Panopticon is ambient, intricately layered and clever

The so-called "information age" that we are now a part of--whether we like it or not--poses questions about the relationship between the control of information and power. The freedom the Internet has brought society at large has been a tool for exponential growth in recent years but could just as easily transform the world as we know it into some sort of Orwellian nightmare if improperly controlled. Certainly this discussion would be relevant in college classrooms and among philosophers--but what about on a metal album? Doesn't seem to fit, but Panopticon, the new album by the oft-dubbed "thinking man's metal" band Isis, conceptualizes this idea. "The Panopticon is a machine for disassociating the see/being seen dyad: in the peripheric ring, one is totally seen, without ever seeing; in the central tower, one sees everything without ever being seen." This quote from the album's liner notes comes from one of famed philosopher/social critic Michel Foucault's most influential works, 1973's Discipline and Punish: The Birth of the Prison. Granted, I didn't delve much into philosophy in my undergraduate studies, but I did have to trip through some Foucault essays, and they were some of the densest, most provocative readings I encountered. However, heavy music typically lends itself to adolescent obsessions with evil and, to be blunt, stupidity. Isis' philosophic leaning on their third full-length album leads me to believe that they're smarter than your average hard rockers, or would at least like to have people believe so.

To describe Isis' music, one is inclined to use adjectives like brooding, monolithic, ambient, inventive and brutal. I could try to think of some more Deeds-isms, but I don't want to bore you. The five piece band--made up of Aaron Turner on vocals and guitar, Aaron Harris on drums, Jeff Caxide on bass, Mike Gallagher on guitar and B.C. Meyer on electronics, vocals, and even more guitar--have made quite the name for themselves within the underground scene in the past few years. Originally from Boston, Isis now hails from Los Angeles--also home to vocalist Aaron Turner's rad label, Hydra Head Records. They've toured with a veritable who's who of non-mainstream heavy bands: Melvins, Mogwai, Dillinger Escape Plan, Cave In, Neurosis and Napalm Death to name a few. Often compared to arena rockers Tool-- strengthened by the fact that Tool's bass player makes a cameo on the new album--Isis creates lengthy, textured compositions that stray far from typical rock structuring. On some levels, I agree with the Tool comparison, but I consider Isis' latest album to be more akin to the aforementioned art metal masters Neurosis, with some of their earlier material resembling the heaviness of Ipecac label mates the Melvins. Their previous releases are wrought with heavily distorted guitars and pounding rhythms, but with Panopticon they tone the distortion down a tad while experimenting with hypnotic structures that progress into dense walls of sound. And, as much as it sounds like a lame cliché, each song feels more like an experience than simply music.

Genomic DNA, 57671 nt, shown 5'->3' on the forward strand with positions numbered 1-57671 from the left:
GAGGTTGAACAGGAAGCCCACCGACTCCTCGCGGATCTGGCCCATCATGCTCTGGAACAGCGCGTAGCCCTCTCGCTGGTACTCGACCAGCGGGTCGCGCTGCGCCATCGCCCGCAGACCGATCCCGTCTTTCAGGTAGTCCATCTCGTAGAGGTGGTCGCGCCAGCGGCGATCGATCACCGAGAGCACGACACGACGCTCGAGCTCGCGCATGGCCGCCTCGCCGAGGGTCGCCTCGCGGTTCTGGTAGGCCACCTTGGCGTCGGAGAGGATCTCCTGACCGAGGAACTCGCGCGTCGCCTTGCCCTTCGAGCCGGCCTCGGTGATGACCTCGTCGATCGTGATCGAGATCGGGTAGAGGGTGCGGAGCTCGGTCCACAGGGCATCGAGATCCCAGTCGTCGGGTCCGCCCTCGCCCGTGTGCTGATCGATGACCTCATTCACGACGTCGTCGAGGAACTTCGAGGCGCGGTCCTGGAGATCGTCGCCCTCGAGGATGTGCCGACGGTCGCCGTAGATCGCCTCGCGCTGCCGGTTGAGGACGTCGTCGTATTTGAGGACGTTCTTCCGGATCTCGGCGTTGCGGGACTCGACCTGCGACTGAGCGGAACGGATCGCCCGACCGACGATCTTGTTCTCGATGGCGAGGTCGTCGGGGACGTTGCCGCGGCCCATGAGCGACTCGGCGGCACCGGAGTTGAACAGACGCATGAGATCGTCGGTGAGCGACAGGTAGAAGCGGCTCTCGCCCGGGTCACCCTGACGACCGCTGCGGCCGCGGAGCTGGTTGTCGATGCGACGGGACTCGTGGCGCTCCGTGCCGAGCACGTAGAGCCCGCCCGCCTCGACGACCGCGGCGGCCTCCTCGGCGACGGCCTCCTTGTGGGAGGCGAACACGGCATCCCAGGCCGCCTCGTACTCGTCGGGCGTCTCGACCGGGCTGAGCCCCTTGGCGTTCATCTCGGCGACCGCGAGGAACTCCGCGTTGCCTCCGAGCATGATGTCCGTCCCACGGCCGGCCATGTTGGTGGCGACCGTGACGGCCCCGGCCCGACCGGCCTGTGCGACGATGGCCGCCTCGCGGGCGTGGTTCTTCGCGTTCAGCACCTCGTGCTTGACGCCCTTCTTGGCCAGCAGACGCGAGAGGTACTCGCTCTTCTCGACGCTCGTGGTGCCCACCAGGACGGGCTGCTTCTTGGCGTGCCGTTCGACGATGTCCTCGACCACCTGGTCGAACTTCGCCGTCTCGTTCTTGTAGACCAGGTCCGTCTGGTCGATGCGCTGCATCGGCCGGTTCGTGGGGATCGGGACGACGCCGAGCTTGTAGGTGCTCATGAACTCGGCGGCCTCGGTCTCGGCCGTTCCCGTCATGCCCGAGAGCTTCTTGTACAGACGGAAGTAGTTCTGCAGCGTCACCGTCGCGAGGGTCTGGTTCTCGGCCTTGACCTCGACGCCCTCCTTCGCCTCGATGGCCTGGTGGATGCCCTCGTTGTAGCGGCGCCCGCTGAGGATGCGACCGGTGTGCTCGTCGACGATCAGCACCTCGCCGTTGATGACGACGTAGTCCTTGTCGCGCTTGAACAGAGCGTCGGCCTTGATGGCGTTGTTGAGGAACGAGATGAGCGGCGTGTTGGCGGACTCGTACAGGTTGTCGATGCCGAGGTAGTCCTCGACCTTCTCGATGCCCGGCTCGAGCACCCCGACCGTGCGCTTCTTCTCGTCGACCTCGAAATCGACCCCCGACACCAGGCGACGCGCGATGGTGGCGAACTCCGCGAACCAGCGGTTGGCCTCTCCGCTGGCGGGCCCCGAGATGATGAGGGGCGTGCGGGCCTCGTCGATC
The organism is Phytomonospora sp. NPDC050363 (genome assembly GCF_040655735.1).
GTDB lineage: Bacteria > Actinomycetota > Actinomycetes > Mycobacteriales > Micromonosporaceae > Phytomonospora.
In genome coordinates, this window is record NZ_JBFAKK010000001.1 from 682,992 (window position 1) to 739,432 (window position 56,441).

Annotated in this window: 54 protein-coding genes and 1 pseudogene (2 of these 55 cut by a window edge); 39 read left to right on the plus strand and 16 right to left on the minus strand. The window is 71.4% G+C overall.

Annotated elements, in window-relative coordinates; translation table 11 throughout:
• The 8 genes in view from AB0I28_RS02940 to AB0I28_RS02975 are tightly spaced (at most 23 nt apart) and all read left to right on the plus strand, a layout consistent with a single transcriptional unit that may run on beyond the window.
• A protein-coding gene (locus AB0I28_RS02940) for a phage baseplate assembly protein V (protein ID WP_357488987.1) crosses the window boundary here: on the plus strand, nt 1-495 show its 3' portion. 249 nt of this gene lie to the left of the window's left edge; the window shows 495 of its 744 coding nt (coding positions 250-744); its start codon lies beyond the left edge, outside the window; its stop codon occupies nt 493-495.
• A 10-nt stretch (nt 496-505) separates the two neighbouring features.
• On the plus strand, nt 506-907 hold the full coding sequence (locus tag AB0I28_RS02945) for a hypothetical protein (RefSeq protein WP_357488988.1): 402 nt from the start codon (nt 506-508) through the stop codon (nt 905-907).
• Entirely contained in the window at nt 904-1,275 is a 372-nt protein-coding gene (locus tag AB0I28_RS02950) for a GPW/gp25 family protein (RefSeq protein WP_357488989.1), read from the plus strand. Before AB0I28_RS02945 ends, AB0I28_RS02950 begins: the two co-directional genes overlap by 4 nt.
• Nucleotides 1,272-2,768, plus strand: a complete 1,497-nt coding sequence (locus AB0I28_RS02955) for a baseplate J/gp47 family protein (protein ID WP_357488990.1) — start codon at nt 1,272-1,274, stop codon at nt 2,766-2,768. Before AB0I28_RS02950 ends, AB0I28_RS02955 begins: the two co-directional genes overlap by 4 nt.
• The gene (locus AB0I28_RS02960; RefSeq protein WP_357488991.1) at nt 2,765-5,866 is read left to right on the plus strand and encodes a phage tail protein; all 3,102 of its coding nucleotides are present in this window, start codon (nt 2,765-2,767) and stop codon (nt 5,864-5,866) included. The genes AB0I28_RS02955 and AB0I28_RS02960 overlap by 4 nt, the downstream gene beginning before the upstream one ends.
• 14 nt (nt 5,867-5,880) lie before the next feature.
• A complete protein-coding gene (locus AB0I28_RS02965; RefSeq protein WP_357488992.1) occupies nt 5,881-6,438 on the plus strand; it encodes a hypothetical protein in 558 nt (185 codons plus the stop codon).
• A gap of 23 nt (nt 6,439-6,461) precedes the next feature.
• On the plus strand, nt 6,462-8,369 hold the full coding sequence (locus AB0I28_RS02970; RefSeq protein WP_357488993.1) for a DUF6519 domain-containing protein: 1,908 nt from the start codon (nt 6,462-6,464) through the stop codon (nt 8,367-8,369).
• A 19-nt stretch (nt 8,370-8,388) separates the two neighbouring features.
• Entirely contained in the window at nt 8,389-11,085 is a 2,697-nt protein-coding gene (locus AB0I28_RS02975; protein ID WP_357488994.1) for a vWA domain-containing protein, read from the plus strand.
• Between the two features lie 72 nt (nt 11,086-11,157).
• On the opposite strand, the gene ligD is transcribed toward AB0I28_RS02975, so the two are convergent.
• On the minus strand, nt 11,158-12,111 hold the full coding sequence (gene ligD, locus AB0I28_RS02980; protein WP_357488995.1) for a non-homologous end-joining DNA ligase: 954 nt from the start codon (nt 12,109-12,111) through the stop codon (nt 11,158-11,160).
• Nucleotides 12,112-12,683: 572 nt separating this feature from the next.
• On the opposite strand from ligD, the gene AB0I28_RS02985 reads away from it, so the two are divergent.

As leery as I am of "concept albums," I'd say Isis actually pulls it off with Panopticon. In fact, I'd consider Isis' Celestial and Oceanic, their two previous records, to be examples of well put together concept albums. Most self-professed albums of this sort either link a few killer tracks together with a bunch of crappy filler songs--think Pink Floyd's The Wall (sorry Floyd fans)--or are just sonic piles of crap like Metallica's St. Anger--which I'm fairly confident is modeled after singer James Hetfield's need to start drinking again and the band finally realizing they should have called it quits a decade ago. While the lyrics are low in the mix and almost peripheral, the overall mood of the album lends itself to this somewhat paranoid vision of the world in respect to the idea of the Panopticon. The incredible album art, with its eagle-eyed view of suburban America, reminds us of the ever-increasing role of governmental--or otherwise--surveillance in our everyday lives, which is creepy if you really think about it.

Since receiving the CD from the Boise Weekly office last week, Panopticon has not left my stereo--and that rarely happens. Ambient, intricately layered and cleverly put together, this album delivers the goods. With only seven lengthy tracks, it's dense and intriguing music, and, like a Foucault essay, reveals something new and awesome with each listen. It should be quite the phenomenon to witness Isis showcasing their epic tuneage in a live setting at The Venue. One thing to count on for sure: it is going to be LOUD.

Isis with These Arms Are Snakes and nuvaxx, Saturday, November 20, 7 p.m., $8, The Venue, 523 Broad St., 919-0011,

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